I’ve got to get copy of “All they ever had”. Probably not correct title.but you get my drift. That book reminds me so much of how my grandmother worked so hard in the mill in Gadsden and I think that is why she died much too soon…

    August 10, 2016 at 12:11 am
  4. Faye P. Calfee

    08/04/16 Faye Calfee
    Thank you for sharing your gift with the world.

    August 4, 2016 at 5:35 pm
  5. Leslie Cappiello

    I have finished reading All Over but the Shoutin’ for the second time. Chapter One about seeing your daddy and giving you the books is in the textbook that my college English Department adopted recently, and I read it to my English class this summer. It brought tears to a couple of the boys in my class, one in particular who said he hated reading but this story got him, and he had to read your book. I had to reread it again and I just put it down, a few minutes ago, my head swirling with all the pain and love that you lived through. So thankful that you were able to write it so we can live through it too, and see our own lives reflected. Though I was raised a Southerner too, I was raised middle class, but the shame of having an alcoholic father who left the family so my grandparents could raise us, created a long lasting shame that at 57, I am still working through. My validation has come through college degrees, four of them, and the last a Ph.D. in order to help me over the feelings of never being quite enough. Thank you Rick, for your heart and your gift of writing. I read a lot of your work in Southern Living and each story resonates within me in some way. The one about the dog does too, because I am always trying to heal a broken animal that always seems to wind up at my door.

    I am glad you found a way to live in this world and still be so loving and generous. Buying the house for your precious mother is the best thing a person can do.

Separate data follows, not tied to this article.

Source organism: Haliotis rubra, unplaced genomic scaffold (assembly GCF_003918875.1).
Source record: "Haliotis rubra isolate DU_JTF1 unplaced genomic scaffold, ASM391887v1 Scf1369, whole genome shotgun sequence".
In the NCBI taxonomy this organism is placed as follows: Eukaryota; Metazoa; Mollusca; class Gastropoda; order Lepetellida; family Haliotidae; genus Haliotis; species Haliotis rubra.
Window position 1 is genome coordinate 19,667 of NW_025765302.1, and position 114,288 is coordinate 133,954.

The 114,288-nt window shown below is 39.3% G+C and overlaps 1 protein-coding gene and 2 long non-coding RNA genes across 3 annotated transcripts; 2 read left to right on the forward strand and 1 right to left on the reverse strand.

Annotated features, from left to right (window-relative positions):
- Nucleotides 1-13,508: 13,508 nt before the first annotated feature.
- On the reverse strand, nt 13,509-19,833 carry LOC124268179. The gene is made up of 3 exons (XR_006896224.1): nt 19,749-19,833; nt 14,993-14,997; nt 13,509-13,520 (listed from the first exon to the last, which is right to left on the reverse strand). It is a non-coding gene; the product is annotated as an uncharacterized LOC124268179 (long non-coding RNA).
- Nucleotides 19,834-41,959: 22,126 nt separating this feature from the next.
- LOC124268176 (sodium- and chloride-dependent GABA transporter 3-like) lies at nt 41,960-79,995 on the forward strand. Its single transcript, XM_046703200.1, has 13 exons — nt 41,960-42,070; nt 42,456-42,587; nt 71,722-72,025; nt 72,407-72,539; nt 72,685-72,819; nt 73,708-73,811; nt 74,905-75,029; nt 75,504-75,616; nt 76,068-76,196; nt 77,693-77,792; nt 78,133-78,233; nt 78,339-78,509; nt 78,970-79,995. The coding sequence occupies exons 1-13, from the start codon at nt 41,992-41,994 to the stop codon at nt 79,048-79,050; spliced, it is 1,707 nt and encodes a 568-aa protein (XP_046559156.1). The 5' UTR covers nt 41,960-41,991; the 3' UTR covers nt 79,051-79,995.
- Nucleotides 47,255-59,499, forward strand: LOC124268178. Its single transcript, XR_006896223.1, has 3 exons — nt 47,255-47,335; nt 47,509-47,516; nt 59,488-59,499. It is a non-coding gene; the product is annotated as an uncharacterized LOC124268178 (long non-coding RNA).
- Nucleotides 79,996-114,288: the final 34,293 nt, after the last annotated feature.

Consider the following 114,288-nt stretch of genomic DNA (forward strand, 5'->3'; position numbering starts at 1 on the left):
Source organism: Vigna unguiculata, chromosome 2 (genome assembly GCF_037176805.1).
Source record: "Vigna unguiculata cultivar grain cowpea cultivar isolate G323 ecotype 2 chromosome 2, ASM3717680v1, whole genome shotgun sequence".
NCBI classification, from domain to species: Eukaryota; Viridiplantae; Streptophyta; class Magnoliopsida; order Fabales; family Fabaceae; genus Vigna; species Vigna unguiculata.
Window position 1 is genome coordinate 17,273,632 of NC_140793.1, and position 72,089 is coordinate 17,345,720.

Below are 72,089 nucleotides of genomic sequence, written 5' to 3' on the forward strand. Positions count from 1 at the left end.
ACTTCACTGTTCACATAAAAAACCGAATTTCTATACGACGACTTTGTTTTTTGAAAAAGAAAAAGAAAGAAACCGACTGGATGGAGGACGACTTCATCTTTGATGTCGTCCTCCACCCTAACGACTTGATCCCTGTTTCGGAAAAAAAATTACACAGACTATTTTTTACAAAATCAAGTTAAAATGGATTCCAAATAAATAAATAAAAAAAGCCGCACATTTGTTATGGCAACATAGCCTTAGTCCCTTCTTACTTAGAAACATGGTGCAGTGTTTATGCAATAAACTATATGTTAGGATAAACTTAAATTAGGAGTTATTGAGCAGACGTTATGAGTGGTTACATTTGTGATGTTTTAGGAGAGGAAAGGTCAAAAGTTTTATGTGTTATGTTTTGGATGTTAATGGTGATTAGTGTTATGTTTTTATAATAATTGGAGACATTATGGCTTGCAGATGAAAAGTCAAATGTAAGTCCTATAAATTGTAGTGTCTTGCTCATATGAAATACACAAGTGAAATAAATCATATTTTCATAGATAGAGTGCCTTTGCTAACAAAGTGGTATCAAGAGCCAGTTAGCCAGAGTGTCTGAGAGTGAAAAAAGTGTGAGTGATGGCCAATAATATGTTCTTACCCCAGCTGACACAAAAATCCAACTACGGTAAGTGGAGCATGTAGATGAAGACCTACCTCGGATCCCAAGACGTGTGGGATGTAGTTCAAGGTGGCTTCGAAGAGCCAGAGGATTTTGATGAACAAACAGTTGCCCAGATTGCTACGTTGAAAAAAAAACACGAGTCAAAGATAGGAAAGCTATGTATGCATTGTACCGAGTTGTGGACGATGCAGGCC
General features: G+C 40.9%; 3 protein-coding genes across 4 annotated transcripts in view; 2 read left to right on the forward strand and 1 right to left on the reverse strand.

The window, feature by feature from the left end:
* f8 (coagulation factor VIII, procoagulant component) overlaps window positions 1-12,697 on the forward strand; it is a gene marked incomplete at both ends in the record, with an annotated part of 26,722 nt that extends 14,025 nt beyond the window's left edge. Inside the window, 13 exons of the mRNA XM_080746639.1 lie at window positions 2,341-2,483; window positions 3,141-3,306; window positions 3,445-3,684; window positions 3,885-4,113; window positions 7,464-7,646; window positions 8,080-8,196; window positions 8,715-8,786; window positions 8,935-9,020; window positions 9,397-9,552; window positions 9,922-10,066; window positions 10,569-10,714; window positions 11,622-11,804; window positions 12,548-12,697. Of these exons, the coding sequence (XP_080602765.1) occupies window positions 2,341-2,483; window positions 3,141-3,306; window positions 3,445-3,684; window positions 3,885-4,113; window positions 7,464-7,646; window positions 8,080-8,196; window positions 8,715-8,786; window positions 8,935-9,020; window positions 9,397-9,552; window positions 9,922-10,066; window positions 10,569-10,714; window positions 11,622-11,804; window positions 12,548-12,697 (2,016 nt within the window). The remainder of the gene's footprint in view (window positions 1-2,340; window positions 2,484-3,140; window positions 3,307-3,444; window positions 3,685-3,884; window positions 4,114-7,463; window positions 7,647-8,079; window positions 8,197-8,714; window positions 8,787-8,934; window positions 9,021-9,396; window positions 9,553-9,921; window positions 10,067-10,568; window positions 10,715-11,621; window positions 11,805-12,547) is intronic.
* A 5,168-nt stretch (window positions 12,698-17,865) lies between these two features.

July 22, 2016 at 3:34 pm
  6. Judy Henley

    Rick Bragg, I just read your book about your Mama and your life. I know you have been told this numerous times but I have to say it to you again. I will hang on to this book forever because I feel I have met a kindred spirit in you. I grew up 1950’s West Tennessee with my daddy as a sharecropper who was an alcoholic, not a weekend one or a working one but a full fledged alcoholic. I felt your hunger, your fear, your low self esteem and I bonded with you through your book. Thank you for writing my story. I am 65 years old and just now getting through the problem with low self esteem. I can still briefly go back there but I recover quicker than I did years ago! You are my friend even though I never met you. My life mirrored yours or should say yours mirrored mine since I am older!

    April 4, 2016 at 6:14 pm
  7. Ed Tisdale

    Mr. Bragg. You won a prize for writing about your momma. You won my eternal admiration writing about your grandpa. If you never write anything else, this story should go on your gravestone.

    March 9, 2016 at 9:23 pm
  8. jalanemarie

    Beautiful story. Thank you for sharing.

    February 5, 2016 at 4:33 pm
  9. Charlene Stamps

    Sweet, sweet story. I can relate. I can see her eyes and the first tail wag for your mother and brother. I can see her beauty return as she heals. So happy God led her to loving and decent folks. You autographed a book for me at a Community Newspapers, Inc gathering many years ago and I treasure it a great deal. Happy writing! Charlene Stamps

    February 5, 2016 at 12:36 am
  10. Shyrll Jolly

    Great story. I love all of them.
    Shyrll Jolly

    February 4, 2016 at 10:15 pm
  11. Pam Young

    Great story!

    February 4, 2016 at 8:27 pm